Publications by authors named "Niza Samsuddin"

2 Publications

  • Page 1 of 1

The Proposed Future Infrastructure Model for Basic Occupational Health Services in Malaysia.

Malays J Med Sci 2019 Mar 30;26(2):131-137. Epub 2019 Apr 30.

Occupational Health Division, Department of Occupational Safety & Health, Level 4, Block D4, Complex D, Federal Government Administrative Centre, W. P. Putrajaya, Malaysia.

The objectives of occupational health services (OHS) are to create a healthy and safe working environment, prevent work-related diseases, optimise employees' functional capacity and promote health. According to the literature, global accessibility to OHS has not shown much improvement and even worsened in certain countries. The main challenges come from the small and medium enterprises (SMEs). To respond to these global challenges, the basic occupational health services (BOHS) guideline was published under the purview of the World Health Organization and the International Labour Organization. The guideline describes BOHS as part of the infrastructure called the occupational safety and health system, an essential element that ensures the high service coverage and sustainability of the programme. The BOHS guideline was introduced in Malaysia by the Department of Occupational Safety and Health with a focus on SMEs, but its accessibility is low. A gap analysis was conducted between the current BOHS in Malaysia and the published international guideline. The important challenges identified that contributes to the low BOHS accessibility in Malaysia is the weakness in the BOHS infrastructure and OHS system provision. The proposed BOHS infrastructure model is meant to increase accessibility and to provide fair and equitable health services for Malaysians.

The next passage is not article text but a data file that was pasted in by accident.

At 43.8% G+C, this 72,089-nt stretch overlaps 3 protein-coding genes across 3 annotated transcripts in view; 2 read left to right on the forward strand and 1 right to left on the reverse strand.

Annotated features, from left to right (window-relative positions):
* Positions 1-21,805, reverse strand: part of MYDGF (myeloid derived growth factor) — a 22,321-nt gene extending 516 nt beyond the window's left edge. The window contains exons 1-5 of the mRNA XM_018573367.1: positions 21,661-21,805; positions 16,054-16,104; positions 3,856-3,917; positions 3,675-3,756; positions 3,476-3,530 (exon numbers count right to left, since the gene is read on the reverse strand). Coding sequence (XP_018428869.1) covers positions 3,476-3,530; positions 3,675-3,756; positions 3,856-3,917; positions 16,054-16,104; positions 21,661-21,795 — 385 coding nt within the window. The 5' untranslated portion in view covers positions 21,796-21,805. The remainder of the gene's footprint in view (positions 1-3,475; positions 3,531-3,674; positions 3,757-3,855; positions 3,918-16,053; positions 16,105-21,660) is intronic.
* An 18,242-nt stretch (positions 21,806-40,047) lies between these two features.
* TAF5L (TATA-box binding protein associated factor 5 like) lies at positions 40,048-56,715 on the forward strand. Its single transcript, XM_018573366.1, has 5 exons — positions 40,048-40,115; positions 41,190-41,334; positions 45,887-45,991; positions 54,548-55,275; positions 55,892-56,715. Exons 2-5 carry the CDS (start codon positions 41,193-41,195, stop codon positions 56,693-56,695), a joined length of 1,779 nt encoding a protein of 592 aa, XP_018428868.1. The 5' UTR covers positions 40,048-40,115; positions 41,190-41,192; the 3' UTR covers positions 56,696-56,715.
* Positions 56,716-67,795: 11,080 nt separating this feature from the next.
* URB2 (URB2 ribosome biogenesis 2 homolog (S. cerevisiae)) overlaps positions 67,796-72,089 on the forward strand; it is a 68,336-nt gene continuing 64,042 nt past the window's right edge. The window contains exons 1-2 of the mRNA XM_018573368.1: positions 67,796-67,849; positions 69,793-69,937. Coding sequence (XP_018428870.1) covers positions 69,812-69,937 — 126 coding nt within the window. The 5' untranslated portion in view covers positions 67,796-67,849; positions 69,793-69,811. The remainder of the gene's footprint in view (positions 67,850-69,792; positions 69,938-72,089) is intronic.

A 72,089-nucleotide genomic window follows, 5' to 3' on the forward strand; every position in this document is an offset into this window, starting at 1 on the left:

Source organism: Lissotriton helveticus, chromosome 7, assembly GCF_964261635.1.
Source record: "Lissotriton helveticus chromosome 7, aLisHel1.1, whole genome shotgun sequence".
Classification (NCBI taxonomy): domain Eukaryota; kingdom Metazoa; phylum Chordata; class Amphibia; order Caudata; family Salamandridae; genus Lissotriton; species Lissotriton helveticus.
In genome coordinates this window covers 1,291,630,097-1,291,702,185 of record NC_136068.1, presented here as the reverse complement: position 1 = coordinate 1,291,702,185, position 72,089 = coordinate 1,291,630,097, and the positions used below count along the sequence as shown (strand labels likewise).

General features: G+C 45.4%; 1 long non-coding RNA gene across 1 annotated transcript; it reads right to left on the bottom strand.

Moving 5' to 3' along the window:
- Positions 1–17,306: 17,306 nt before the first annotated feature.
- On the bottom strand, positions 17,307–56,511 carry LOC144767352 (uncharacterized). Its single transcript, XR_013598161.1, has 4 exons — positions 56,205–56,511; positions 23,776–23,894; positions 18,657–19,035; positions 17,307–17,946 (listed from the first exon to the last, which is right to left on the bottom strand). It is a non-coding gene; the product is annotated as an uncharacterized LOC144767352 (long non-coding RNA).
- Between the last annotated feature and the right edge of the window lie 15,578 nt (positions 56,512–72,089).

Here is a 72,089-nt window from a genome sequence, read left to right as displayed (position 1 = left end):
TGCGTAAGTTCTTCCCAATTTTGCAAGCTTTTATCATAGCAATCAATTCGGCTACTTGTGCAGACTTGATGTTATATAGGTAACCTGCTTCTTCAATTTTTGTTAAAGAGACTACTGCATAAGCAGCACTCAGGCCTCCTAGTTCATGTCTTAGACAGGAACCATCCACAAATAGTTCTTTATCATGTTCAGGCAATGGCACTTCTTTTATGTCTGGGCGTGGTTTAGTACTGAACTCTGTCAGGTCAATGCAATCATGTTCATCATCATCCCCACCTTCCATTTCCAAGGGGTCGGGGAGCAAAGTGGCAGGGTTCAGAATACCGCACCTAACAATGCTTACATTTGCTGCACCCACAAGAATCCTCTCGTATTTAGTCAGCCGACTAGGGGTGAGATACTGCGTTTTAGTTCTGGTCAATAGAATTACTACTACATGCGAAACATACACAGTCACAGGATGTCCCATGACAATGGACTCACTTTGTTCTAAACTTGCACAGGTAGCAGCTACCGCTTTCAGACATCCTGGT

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http://dx.doi.org/10.21315/mjms2019.26.2.14DOI Listing
http://www.ncbi.nlm.nih.gov/pmc/articles/PMC6687219PMC
March 2019

Pesticides Exposure and Cardiovascular Hemodynamic Parameters Among Male Workers Involved in Mosquito Control in East Coast of Malaysia.

Am J Hypertens 2016 Feb 25;29(2):226-33. Epub 2015 Jun 25.

Department of Community Medicine, Kulliyyah of Medicine, International Islamic University Malaysia, Bandar Indera Mahkota, Kuantan, Pahang, Malaysia.

Background: Research findings have linked exposure to pesticides to an increased risk of cardiovascular (CVS) diseases. Therefore, this study aimed to assess the impact of chronic mix-pesticides exposure on CVS hemodynamic parameters.

Methods: A total of 198 male Malay pesticide-exposed and 195 male Malay nonexposed workers were examined. Data were collected through exposure-matrix assessment, questionnaire, blood analyses, and CVS assessment. Explanatory variables comprised of lipid profiles, paraoxonase 1 (PON1), and oxidized low-density lipoprotein (ox-LDL). Outcome measures comprised of brachial and aortic diastolic blood pressure (DBP) and systolic BP (SBP), heart rate, and pulse wave velocity (PWV). Linear regressions identified the B coefficient showing how many units of CVS parameters are associated with each unit of covariates.

Results: Diazoxonase was significantly lower and ox-LDL was higher among pesticide-exposed workers than the comparison group. The final multivariate linear regression model revealed that age, body mass index (BMI), smoking, and pesticide exposure were independent predictors of brachial and aortic DBP and SBP. Pesticide exposure was also associated with heart rate, but not with PWV. Lipid profiles, PON1 enzymes, and ox-LDL showed no association with any of the CVS parameters.

Conclusions: Chronic mix-pesticide exposure among workers involved in mosquito control has possible association with depression of diazoxonase and the increase in ox-LDL, brachial and aortic DBP and SBP, and heart rate. This study raises concerns that those using pesticides may be exposed to hitherto unrecognized CVS risks among others. If this is confirmed by further studies, greater efforts will be needed to protect these workers.
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http://dx.doi.org/10.1093/ajh/hpv093DOI Listing
February 2016